Cardinal and Seven Seventeen have dedicated business-lending departments with commercial officers to serve small-business owners. ASECU’s Kurish tells of loans made to owners of lawn services they used to buy equipment and a woman who borrowed to buy a computerized embroidery machine she uses in her home. He knows other members have borrowed to support their small businesses; ASECU doesn’t track such loans.

Financial education and involvement in their communities are two themes all credit union leaders were eager to discuss.

From staff visiting area high schools to teach classes on financial literacy to working with Junior Achievement of Mahoning Valley, Seven Seventeen, Cardinal and ASECU have devoted their resources to teaching the basics of handling money: how to write a check, the need to develop and stick to a budget, that it’s never too early to save for retirement, how to establish credit and credit scores, the difference between credit and debit cards. And how expensive the purchase and use of a smartphone can be.

ASECU works with JA to teach high school juniors and seniors financial literacy at Youngstown State University, Kurish says.

Seven Seventeen and Cardinal routinely offer financial counseling that includes debt consolidation and improving (or restoring) credit scores and setting up and adhering to budgets.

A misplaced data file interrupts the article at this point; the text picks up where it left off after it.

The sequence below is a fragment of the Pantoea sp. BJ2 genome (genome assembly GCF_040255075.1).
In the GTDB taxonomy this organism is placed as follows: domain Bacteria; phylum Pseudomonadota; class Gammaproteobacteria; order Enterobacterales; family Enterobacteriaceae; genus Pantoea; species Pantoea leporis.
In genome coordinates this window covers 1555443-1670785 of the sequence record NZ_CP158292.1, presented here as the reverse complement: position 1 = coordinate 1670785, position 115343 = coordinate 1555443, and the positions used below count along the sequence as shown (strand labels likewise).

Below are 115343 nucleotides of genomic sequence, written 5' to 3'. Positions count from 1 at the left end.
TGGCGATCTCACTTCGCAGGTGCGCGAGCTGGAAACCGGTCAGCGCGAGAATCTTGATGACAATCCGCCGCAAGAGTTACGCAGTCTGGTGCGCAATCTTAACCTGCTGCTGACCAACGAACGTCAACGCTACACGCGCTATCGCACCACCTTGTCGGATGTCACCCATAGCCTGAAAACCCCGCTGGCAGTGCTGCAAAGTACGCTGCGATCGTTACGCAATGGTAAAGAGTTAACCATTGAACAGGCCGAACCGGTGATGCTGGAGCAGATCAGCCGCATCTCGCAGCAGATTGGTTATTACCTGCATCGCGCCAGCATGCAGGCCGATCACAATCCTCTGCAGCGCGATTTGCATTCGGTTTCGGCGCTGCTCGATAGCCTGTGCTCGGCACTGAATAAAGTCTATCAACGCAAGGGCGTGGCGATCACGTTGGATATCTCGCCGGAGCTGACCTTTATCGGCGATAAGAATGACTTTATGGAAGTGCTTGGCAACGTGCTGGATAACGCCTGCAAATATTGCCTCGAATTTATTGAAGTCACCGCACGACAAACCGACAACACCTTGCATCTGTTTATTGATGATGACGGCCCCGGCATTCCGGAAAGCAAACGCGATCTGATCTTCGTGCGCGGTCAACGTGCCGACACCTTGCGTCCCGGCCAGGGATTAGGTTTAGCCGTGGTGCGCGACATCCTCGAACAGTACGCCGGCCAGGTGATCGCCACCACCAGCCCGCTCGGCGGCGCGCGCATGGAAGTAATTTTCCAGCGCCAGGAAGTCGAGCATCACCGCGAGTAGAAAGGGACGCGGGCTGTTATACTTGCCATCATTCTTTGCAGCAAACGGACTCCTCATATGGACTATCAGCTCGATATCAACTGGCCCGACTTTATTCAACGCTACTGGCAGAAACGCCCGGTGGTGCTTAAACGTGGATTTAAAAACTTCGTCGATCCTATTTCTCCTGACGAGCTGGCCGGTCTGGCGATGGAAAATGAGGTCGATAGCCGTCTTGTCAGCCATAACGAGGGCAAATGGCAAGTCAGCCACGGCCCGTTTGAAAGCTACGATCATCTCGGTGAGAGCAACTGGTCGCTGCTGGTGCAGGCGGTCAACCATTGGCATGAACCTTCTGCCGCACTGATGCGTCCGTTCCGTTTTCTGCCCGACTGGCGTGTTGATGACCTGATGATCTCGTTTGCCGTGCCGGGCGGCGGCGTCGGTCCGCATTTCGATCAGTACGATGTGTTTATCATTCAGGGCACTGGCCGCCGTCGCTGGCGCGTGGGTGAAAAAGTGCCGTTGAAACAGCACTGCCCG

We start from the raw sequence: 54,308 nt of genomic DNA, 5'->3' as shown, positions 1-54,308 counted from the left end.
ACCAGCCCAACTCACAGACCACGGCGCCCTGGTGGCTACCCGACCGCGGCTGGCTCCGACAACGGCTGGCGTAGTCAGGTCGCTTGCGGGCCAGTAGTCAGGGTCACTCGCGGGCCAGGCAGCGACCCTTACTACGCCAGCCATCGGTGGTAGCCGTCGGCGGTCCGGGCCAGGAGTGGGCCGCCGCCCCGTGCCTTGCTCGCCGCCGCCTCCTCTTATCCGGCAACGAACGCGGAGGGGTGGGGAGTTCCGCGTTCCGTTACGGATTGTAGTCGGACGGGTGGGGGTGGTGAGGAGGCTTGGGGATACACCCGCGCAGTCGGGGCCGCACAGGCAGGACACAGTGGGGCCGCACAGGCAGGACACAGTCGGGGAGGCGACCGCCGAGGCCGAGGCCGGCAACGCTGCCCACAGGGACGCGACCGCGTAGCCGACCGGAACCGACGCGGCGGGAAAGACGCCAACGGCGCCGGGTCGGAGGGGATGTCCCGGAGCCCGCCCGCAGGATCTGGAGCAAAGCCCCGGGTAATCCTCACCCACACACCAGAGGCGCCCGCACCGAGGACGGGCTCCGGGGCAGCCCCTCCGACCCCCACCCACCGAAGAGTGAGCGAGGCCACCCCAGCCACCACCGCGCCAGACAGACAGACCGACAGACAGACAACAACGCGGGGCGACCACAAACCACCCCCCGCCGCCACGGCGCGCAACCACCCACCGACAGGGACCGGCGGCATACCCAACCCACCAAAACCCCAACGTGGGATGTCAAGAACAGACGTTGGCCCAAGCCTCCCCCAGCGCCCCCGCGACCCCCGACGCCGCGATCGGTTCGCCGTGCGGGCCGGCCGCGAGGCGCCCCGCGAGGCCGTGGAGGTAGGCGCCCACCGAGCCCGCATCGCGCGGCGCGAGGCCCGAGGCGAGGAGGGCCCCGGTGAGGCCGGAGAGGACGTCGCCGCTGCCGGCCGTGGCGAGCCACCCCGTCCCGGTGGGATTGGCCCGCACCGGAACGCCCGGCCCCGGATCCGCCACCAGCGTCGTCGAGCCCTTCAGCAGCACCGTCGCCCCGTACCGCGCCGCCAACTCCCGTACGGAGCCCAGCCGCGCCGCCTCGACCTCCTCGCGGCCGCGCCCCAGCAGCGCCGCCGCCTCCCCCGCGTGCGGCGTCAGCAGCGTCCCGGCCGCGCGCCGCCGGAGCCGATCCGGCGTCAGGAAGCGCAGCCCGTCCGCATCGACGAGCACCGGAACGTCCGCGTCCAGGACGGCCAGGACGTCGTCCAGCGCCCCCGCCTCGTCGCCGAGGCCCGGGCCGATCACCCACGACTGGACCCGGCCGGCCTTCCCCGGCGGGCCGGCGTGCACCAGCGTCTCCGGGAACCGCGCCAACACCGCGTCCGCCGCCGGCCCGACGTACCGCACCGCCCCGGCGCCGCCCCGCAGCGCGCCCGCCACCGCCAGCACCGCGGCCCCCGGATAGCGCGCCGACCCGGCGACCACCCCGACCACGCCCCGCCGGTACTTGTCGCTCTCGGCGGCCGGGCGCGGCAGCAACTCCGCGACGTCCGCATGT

“We developed our own financial counseling program in the mid 1980s,” Soukenik says. “It’s consistent with our mission to improve people’s lives.”

And the credit unions work to protect their members against fraud and cyber crime. ASECU urges its members to be on guard against debit card skimming, especially at gasoline pumps. It explains how skimming works so members are alert to hidden cameras that can capture their PINs.

All three credit unions have causes they support financially and encourage staff to volunteer for. Seven Seventeen is “big on Relay for Life and the United Way,” Soukenik says. Relay for Life raises funds for the American Cancer Society.

ASECU’s Kurish has been treasurer of Junior Achievement of Mahoning Valley the last five years and its 34 other employees are active in their communities in support of the heart association, cancer society and raising money for scholarships.

“We give away college scholarships of up to $10,000, Cardinal’s Joseph says. “They’re open to anyone.” Last year more than 280 students from 63 high schools and colleges applied.

Copyright 2024 The Business Journal, Youngstown, Ohio.